The Tucson Heritage Foundation was organized in 1964 by a group of citizens recognizing the need for an organization to purchase, restore and administer historic sites. Their efforts resulted in the retention and restoration of the Carrillo-Fremont House within the new Community Center complex. The house has been donated to the Arizona Historical Society.

The Tucson Art Center has appointed a special committee to look into the preservation and adaptive use of historic structures existing on the Art Center property.

The Junior League of Tucson, Inc., a women's volunteer service organization, maintains a continuous picture of the community's needs through its Community Research Committee, initiates pilot programs aimed at training its members in active voluntary participation in community affairs and finances its projects with several fund-raising activities. Junior Leagues have been active in historic preservation throughout the country (in Savannah the revolving fund was initiated with money raised by the League). The Tucson League is currently cooperating with the Tucson Art Center in research work on the Center's historic properties.


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Los Tucsonenses, a group of Mexican-American citizens, is dedicated to bringing their culture and heritage to the attention of the rest of the community. El Tiradito (the Wishing Shrine) Committee, a subgroup, initiated the nomination of the Shrine to the National Register, which was accepted in November, 1971.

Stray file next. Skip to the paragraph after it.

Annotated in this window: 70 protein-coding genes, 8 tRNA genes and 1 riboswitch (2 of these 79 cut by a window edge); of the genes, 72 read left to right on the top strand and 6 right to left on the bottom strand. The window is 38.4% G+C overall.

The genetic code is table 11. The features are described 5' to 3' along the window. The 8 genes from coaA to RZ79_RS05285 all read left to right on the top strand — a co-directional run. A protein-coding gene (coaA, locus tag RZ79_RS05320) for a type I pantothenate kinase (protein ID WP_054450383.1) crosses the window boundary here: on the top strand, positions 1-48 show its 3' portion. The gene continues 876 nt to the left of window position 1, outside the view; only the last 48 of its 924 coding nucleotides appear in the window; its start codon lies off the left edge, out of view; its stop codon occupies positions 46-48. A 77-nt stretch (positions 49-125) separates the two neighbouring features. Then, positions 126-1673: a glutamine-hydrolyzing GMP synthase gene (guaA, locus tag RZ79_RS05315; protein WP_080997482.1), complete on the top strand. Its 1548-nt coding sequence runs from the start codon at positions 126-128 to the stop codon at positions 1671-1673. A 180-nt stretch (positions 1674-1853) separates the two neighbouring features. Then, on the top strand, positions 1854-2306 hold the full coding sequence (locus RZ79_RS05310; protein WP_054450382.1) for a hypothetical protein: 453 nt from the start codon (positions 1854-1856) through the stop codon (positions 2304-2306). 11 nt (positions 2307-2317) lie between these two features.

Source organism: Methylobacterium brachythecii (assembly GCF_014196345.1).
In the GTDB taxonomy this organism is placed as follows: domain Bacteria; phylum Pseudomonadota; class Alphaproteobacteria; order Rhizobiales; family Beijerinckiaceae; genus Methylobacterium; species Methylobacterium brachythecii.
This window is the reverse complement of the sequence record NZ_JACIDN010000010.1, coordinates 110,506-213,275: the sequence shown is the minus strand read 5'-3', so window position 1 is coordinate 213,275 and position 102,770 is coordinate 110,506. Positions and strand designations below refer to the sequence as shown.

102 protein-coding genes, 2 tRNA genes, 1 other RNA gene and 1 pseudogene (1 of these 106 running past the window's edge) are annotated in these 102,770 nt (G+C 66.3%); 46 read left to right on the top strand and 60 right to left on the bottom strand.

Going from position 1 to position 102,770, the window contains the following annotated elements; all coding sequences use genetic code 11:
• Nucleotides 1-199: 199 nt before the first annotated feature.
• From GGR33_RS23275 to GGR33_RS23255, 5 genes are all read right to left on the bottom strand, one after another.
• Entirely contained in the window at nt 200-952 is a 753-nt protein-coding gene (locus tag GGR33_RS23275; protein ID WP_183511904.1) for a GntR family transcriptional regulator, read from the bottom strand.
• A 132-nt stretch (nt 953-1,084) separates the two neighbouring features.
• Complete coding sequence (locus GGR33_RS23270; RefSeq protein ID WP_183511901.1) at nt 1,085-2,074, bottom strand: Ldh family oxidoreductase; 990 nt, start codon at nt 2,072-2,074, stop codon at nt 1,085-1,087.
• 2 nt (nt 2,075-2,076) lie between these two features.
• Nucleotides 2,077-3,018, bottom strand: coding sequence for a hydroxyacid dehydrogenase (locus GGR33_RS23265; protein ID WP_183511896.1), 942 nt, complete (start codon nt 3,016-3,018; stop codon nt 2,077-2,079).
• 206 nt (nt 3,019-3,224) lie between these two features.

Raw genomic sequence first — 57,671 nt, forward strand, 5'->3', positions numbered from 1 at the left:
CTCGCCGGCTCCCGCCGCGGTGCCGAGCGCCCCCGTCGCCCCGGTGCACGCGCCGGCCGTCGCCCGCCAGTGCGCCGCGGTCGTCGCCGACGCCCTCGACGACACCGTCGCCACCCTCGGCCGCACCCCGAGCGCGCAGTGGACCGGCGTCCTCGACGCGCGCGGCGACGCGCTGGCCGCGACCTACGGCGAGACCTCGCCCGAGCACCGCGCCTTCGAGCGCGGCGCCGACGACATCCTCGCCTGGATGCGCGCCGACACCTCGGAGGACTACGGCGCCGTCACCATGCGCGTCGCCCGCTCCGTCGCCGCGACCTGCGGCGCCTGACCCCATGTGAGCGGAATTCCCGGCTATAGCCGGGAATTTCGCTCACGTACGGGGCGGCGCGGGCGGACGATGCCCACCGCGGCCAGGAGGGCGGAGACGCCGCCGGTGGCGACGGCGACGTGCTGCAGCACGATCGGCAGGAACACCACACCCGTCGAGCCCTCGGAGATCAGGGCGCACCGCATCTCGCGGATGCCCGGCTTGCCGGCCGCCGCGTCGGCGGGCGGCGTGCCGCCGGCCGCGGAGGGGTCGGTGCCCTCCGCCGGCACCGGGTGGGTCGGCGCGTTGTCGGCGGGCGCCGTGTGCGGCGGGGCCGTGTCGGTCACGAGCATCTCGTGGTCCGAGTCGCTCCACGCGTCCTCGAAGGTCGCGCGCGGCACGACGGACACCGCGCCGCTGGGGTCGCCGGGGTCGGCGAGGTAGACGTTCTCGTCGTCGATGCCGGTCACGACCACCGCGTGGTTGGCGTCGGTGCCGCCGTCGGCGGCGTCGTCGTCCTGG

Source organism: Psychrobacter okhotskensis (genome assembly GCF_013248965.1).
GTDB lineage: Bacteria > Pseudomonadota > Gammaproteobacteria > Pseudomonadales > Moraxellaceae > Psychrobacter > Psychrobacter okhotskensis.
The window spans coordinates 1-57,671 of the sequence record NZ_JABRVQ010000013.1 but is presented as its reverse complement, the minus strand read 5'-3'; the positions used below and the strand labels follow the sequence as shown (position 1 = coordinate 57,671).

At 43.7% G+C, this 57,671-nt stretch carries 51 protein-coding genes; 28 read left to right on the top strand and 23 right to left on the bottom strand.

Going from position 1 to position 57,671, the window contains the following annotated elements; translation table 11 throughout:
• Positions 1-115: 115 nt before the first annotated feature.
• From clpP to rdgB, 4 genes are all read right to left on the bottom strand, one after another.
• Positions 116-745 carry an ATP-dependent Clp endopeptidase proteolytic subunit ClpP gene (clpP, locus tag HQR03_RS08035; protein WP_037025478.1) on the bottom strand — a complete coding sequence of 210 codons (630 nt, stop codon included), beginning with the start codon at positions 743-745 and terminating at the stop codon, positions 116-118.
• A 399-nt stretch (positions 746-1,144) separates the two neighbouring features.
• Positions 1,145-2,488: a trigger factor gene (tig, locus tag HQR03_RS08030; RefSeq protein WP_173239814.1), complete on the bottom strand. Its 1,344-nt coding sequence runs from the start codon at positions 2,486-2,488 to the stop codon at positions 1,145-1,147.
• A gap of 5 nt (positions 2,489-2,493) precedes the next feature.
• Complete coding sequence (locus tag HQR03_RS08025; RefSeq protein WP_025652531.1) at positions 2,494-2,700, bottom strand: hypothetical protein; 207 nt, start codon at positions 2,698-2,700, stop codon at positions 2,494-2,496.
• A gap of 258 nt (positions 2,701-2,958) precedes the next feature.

In addition to the wide range of government programs and private citizens' organizations aiding historic preservation rehabilitation, there are a number of procedures that have been implemented successfully elsewhere to make it economically feasible; they might well be adapted to a local situation.

Revolving Funds have been used to help preserve historic districts in Charleston, Savannah, and Pittsburgh. The fund, administered by a non-profit civic group, may be used to buy property and initiate restoration; the property is resold with a restrictive covenant on the deed, or it may be rented, and the proceeds are returned to the revolving fund.

In Tucson, a similar fund is being set up with a $50,000 HUD grant under the Model Cities program. It will be administered by a board of directors consisting of one representative from each of the 12 Model Cities units, 12 members selected from the business community including financial, construction and real estate circles, and 12 residents of the neighborhoods who are not already connected with the Model Cities structure. The fund will be available for loans to qualifying non-profit sponsors of housing developments.

The banking of development rights may also be administered by a revolving fund. Buildings in historic districts often do not use their full allotment of space under the zoning code. For example, a one-story building may occupy an area where a multi-story building is permitted. The unused allowable building space, called excess development rights, becomes reus.